Thursday, Feb 02, 2023

Guy Bolingbroke

Guy Bolingbroke

Guy Bolingbroke was born 14 January 1901 in Malad, Oneida, Idaho, the tenth and last child of Charles and Margaret Roberts Bolingbroke. Charles was an original Arbon homesteader. His older sister Claribel married Lorin Bailey, another Arbon homesteader. When he was only eight months old, his parents took in their grandson to raise as Guy’s sister, Elizabeth Bolingbroke, died of typhoid fever when her baby, LaVern Munn, was only a month old. LaVern, later known as Vern, was carried to his grandparent’s home on a pillow as he was only three pounds.

Guy attended school in Arbon in the fall and spring months, and in Malad during the winter after his family relocated there during the worst and most isolating months to be in Arbon.

Farm work was challenging at that time, though we only know that looking backwards. The family sometimes had to harness up to eighteen head of horses a day to get the farm work done, depending on the season of year and what was needed to be done. The family was happy when in the early 1930s they bought their first tractor, a Caterpillar, which was a vast improvement in getting the work done.

At that time, Arbon had a baseball team that was known all around the area.  They plays other towns such as Juniper, Buist, and Malad. Guy was the pitcher for many years.  He also enjoyed hunting deer every fall, and fishing in Bannock Creek. He had some serious health challenges growing up, such as when he contracted small pox and later on had liver trouble. As a grown man, he also dealt with hepatitis and spotted fever, which is acquired from ticks.

Both family and friends had come to the conclusion that Guy was a confirmed bachelor, but he was just waiting for his future bride to grow up so he could meet her. Guy met his future wife at a Saturday night dance in Malad. Guy and Hazel Stone were married 4 July 1932; he was thirty-one while she was twenty-one. She was the daughter of homesteaders in the Daniels area northwest of Malad.   

They eventually became the parents of three daughters: Connie Ray was born in May 1933 in Malad, and was taken out to Arbon when she was one month old.  Later on, daughter Darlene was born in November 1936, and a third daughter in November 1947 named Judy Kay.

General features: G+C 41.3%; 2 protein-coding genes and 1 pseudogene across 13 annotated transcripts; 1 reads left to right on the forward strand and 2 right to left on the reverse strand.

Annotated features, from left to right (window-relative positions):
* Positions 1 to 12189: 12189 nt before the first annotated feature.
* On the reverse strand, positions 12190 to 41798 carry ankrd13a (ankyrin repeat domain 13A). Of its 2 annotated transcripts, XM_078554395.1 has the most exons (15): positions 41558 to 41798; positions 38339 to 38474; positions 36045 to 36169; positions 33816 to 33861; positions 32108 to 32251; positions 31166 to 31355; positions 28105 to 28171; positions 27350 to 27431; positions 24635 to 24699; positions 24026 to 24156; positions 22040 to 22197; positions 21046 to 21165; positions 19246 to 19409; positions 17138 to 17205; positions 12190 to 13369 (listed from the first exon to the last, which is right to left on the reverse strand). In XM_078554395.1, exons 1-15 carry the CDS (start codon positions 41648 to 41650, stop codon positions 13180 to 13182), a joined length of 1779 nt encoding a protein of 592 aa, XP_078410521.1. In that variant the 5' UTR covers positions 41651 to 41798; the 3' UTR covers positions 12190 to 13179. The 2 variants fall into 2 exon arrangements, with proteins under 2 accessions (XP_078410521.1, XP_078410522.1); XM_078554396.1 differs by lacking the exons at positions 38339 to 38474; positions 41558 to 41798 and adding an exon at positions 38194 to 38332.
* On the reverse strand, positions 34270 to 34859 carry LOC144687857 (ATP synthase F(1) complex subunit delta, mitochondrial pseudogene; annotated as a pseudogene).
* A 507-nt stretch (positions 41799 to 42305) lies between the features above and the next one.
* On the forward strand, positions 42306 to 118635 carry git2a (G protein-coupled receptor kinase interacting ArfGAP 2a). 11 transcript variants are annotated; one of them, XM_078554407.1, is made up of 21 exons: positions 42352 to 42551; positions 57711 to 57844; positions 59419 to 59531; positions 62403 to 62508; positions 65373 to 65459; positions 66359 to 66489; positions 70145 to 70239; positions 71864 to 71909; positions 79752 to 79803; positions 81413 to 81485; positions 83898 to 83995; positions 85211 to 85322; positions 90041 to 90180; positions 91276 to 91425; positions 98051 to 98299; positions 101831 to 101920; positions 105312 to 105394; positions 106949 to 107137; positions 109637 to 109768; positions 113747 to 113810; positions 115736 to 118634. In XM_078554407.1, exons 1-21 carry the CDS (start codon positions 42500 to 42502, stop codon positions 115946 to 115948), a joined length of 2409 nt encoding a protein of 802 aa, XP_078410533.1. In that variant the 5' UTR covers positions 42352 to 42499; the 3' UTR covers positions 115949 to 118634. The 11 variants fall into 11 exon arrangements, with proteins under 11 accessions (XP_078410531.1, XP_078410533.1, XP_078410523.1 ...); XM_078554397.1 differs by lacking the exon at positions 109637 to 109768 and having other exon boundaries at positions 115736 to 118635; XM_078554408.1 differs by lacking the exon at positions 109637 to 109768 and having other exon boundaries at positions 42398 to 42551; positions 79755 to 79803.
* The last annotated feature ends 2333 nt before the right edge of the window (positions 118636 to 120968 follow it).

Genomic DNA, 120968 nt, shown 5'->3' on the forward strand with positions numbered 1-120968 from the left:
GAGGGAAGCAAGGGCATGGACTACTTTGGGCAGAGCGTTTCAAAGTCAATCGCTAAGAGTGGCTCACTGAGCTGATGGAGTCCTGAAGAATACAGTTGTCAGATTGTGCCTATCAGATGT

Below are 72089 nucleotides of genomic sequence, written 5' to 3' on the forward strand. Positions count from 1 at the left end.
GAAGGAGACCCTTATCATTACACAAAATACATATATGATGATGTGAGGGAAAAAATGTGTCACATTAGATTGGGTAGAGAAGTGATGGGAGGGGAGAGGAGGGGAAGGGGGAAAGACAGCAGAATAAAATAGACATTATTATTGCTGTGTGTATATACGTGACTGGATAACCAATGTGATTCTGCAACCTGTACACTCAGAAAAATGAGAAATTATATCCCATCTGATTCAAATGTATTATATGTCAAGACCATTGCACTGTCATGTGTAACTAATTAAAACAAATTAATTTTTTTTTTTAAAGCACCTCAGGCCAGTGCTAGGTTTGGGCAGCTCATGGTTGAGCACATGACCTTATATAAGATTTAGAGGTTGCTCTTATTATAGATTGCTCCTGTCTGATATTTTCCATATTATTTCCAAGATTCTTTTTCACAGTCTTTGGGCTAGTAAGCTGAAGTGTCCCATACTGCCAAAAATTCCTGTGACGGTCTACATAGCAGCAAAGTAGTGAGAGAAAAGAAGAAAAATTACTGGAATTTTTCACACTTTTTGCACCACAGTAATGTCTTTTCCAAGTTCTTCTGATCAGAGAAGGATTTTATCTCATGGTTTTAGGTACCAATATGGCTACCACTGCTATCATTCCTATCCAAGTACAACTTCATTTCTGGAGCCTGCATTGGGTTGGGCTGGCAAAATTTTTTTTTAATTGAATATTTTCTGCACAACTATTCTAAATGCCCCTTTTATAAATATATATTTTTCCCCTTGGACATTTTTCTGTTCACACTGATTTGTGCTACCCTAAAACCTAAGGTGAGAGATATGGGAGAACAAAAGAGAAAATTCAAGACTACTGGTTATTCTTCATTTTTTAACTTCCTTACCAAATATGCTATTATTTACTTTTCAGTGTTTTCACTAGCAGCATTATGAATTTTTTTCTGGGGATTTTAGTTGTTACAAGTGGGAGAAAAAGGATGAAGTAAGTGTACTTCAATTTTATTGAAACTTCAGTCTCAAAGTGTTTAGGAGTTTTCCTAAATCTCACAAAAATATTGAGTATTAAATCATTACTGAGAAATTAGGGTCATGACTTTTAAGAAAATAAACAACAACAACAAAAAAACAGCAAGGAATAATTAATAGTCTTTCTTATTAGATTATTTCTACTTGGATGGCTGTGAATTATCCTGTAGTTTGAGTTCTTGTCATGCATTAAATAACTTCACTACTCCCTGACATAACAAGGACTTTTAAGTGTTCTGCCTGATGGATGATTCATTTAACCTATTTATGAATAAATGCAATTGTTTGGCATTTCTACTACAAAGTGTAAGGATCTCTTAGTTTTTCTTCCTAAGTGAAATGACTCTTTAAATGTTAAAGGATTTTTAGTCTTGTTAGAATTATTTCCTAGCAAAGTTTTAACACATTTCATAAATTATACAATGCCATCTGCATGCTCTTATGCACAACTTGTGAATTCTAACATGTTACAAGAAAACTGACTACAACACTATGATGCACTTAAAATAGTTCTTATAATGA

At first the young married couple lived with Guy’s parents until they could build a two-room log cabin not far from the Pauline store and school (now Arbon Elementary School).  Young couples had everyday challenges to live with that they didn’t even consider as challenges at the time, but that we today can hardly even imagine. According to Hazel Stone Bolingbroke’s history, written by herself, “After our house was completed, Guy dug us a well by the house and struck water at about fourteen feet.  Later we dug a deeper one and had the water piped into the house.  At first we had a Delco system for lights and power. We had an old-fashioned cook stove to cook on and had to heat all our water on it to wash with…It wasn’t too long before we added three more rooms to our log house, a kitchen, bedroom, and a bathroom. We finally got Electricity so we bought us an electric stove and refrigerator, which seemed wonderful.”

Hazel recalls that they went to Pocatello once weekly to shop and see a movie. Gone were the homesteading times when it would take two days to get to town!  

In 1947 Guy and Hazel bought a home in Pocatello so their oldest, Connie Ray, could attend high school.  At that time, the Pauline school went up to grade eight (now it is K-6th grades, with two teachers).  In the fall of 1948 when they were residing in Pocatello, they received the shocking news that their beloved Arbon home had burned to the ground. “The only thing we saved was our piano which we moved to Pocatello that fall.”

Guy died on 5 April 1984 in Pocatello, Bannock, Idaho at age eighty-three and was buried in Pocatello. Hazel died 22 July 2000 in Pocatello at age eighty-nine, and was buried alongside her husband.


Ward, Laurie Jean: Bannock Valley (Providence, Utah; Keith Watkins and Sons, 1982).

These links will lead to links on other family members.